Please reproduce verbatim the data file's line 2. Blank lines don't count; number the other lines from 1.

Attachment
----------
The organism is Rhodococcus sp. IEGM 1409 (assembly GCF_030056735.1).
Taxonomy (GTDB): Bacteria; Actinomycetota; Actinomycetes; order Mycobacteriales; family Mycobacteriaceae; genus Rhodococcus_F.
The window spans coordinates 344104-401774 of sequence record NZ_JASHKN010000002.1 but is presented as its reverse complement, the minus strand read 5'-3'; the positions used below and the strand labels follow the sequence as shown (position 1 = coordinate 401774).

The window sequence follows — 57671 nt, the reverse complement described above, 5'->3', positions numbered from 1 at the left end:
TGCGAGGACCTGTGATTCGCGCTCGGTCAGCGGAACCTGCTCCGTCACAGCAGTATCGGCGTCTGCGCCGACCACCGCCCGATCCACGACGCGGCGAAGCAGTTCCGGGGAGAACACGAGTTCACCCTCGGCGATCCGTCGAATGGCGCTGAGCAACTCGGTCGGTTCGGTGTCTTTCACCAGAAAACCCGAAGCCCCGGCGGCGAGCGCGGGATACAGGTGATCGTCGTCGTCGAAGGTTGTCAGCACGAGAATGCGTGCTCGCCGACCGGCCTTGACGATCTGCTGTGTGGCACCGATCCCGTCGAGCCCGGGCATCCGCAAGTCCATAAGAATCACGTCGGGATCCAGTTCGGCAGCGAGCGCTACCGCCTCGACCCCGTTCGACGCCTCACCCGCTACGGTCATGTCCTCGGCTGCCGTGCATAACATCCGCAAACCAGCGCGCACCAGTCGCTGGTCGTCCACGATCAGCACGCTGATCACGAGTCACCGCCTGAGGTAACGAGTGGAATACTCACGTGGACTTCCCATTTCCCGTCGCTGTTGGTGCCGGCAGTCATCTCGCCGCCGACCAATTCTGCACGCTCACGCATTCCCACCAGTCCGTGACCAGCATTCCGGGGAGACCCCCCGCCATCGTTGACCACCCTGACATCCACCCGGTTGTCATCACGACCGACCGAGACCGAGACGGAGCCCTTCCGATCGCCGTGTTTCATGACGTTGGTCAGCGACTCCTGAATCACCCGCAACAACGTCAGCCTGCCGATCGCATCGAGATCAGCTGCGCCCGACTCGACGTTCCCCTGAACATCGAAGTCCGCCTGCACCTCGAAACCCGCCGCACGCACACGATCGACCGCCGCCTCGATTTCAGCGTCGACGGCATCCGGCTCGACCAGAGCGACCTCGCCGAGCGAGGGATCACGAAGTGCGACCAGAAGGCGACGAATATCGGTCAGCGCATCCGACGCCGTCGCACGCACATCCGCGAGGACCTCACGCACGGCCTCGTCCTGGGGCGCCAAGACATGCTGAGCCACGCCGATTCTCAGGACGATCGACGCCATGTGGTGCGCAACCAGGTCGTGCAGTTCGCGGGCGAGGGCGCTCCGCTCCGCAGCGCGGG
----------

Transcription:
Taxonomy (GTDB): Bacteria; Actinomycetota; Actinomycetes; order Mycobacteriales; family Mycobacteriaceae; genus Rhodococcus_F.